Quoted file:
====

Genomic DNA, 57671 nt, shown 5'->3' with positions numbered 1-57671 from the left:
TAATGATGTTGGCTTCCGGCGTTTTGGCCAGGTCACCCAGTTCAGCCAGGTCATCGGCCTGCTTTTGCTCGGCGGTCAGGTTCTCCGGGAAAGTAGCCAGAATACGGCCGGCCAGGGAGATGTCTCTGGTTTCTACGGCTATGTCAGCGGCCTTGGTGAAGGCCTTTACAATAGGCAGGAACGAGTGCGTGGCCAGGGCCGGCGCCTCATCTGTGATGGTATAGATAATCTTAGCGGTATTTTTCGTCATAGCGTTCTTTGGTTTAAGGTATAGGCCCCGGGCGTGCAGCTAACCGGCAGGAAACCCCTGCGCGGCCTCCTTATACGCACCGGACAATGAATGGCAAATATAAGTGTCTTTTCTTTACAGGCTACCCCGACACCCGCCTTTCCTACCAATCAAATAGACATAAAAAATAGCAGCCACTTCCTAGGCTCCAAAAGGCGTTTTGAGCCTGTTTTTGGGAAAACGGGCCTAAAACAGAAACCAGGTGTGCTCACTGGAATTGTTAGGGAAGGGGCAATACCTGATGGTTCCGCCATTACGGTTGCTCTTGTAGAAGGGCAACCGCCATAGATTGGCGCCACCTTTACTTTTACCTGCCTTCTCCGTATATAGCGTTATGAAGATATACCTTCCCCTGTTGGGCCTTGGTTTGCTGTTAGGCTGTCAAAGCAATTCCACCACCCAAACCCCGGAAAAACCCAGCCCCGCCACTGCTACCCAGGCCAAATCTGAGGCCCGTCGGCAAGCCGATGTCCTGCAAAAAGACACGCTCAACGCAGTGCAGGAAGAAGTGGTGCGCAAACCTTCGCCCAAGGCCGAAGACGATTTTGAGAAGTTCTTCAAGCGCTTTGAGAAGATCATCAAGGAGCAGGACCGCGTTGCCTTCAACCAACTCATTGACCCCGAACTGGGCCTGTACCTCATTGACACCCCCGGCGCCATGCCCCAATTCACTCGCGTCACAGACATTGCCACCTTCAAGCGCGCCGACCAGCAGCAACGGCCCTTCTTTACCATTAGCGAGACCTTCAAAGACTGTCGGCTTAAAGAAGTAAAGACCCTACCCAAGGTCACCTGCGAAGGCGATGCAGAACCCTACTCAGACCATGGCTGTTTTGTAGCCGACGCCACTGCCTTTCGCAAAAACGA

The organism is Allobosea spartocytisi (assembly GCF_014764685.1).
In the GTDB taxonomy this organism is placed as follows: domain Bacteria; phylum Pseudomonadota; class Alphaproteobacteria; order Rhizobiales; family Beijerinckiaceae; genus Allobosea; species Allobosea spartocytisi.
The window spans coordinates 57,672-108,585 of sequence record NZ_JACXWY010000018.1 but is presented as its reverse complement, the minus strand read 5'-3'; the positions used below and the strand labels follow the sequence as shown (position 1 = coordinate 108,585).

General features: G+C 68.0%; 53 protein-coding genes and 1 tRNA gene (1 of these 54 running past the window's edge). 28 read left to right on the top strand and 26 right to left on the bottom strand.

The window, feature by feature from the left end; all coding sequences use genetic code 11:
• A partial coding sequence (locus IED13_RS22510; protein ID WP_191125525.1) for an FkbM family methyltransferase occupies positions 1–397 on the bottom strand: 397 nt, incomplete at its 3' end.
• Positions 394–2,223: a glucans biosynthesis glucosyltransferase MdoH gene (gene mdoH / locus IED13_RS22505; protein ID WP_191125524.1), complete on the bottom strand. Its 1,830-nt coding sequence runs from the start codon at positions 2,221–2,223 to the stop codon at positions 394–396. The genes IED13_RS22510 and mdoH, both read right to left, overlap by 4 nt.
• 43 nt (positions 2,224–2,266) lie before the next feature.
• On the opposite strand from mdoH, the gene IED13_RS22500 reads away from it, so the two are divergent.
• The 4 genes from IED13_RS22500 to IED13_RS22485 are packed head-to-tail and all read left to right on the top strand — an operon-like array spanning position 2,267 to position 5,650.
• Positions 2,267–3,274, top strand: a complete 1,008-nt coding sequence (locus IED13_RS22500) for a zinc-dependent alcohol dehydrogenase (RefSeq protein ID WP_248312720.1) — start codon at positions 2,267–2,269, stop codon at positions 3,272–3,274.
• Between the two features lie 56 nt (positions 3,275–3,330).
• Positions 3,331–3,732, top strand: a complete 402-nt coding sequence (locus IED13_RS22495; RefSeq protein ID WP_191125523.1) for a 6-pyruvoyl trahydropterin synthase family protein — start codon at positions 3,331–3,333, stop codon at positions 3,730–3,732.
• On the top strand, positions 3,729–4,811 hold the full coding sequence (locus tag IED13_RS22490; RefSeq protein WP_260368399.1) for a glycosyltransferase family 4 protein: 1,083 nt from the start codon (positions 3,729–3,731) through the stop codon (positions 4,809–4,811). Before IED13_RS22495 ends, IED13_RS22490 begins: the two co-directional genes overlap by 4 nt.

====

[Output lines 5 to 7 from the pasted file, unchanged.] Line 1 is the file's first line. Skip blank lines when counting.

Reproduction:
The window spans coordinates 57,672-108,585 of sequence record NZ_JACXWY010000018.1 but is presented as its reverse complement, the minus strand read 5'-3'; the positions used below and the strand labels follow the sequence as shown (position 1 = coordinate 108,585).

General features: G+C 68.0%; 53 protein-coding genes and 1 tRNA gene (1 of these 54 running past the window's edge). 28 read left to right on the top strand and 26 right to left on the bottom strand.

The window, feature by feature from the left end; all coding sequences use genetic code 11: